Intermarché is the first company in France to launch paper straws with aseptic carton packs. By offering this solution across its three brands – Paquito, Look and top Budget – it will save 10 tonnes of virgin plastic per year.
The company will be offering the juices and beverages of these brands in combiblocMini packs with SIG’s 6 mm straight paper straw solution – one of several options available in SIG’s paper straw portfolio. The cartons are filled at Antartic, a production unit belonging to Agromousquetaires, a food-processing subsidiary of Groupement Les Mousquetaires.
SIG was the first in the industry to offer a market-ready paper straw solution for aseptic carton packs, enabling customers to meet the urgent need for alternatives to plastic drinking straws – which will be banned across Europe from the beginning of 2021 in line with the Single-Use Plastics Directive.
SIG’s paper straws offer a more sustainable solution that is renewable and fully recyclable. They are an ideal companion for SIG’s fully recyclable carton packs, which are mainly made of renewable paper board.
The paper used to make SIG’s paper straws originates from FSCTM-certified forests and other controlled sources. The blister for the straw has also been redesigned to help prevent litter by remaining attached to the pack to be recycled together.
SIG offers both straight and U-shaped paper straws. Paper straws are available for use with SIG’s combiblocSmall or combiblocMini packs to maintain the convenience of small-size formats for consumers looking for on-the-go beverages.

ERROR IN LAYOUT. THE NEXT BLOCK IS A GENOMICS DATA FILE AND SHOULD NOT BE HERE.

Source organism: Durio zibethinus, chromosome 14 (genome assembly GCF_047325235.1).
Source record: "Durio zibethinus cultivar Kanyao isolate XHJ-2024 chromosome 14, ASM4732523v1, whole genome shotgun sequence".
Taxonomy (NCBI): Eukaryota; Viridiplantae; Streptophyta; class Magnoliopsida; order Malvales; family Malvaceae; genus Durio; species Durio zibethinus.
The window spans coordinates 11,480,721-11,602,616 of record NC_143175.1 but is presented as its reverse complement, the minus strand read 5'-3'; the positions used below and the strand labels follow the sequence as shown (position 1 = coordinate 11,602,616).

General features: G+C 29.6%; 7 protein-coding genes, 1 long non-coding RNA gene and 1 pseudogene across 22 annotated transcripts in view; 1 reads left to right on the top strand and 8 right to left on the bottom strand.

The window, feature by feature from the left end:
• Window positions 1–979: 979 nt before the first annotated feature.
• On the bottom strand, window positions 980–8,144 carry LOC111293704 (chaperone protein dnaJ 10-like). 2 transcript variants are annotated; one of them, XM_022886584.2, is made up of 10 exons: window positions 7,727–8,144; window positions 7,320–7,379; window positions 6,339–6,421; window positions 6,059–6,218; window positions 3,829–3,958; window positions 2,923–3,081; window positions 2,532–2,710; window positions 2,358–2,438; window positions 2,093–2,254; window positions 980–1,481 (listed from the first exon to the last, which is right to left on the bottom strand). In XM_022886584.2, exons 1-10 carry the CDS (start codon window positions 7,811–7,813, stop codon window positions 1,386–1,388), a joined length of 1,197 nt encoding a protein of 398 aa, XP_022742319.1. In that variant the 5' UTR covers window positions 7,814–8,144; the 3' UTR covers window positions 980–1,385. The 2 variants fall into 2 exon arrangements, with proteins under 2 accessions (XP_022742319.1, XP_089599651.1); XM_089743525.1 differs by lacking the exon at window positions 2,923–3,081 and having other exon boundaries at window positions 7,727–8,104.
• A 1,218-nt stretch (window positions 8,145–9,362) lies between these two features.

The innovative structure and diagonal cut make the straw robust enough to pierce the closed straw hole of the carton. Positive results in consumer tests showed no compromises in convenience compared with conventional plastic straws. Customers can use existing straw applicators to attach them to packs.
SIG is a pioneer in the industry to offer a U-shaped paper straw to be used on carton packages. After introducing the world’s first straight paper straw for carton packaging in February 2019, SIG launches a U-shaped paper straw during Gulfood Manufacturing, together with its joint venture partner SIG Combibloc Obeikan. Gulfood Manufacturing is the world’s largest annual food and beverage technology trade exhibition. The new straw uses FSC™ certified paper and is now available globally.
The new paper straw solution supports SIG’s efforts to use more renewable materials. The paper used to produce the straight paper straw and the new U-shaped paper-straws – available with 4 and 6 mm diameter – originates from FSCTM-certified forests and other controlled sources. The wrapper for the straw has also been redesigned to remain attached to the package preventing littering and can be recycled with the carton pack.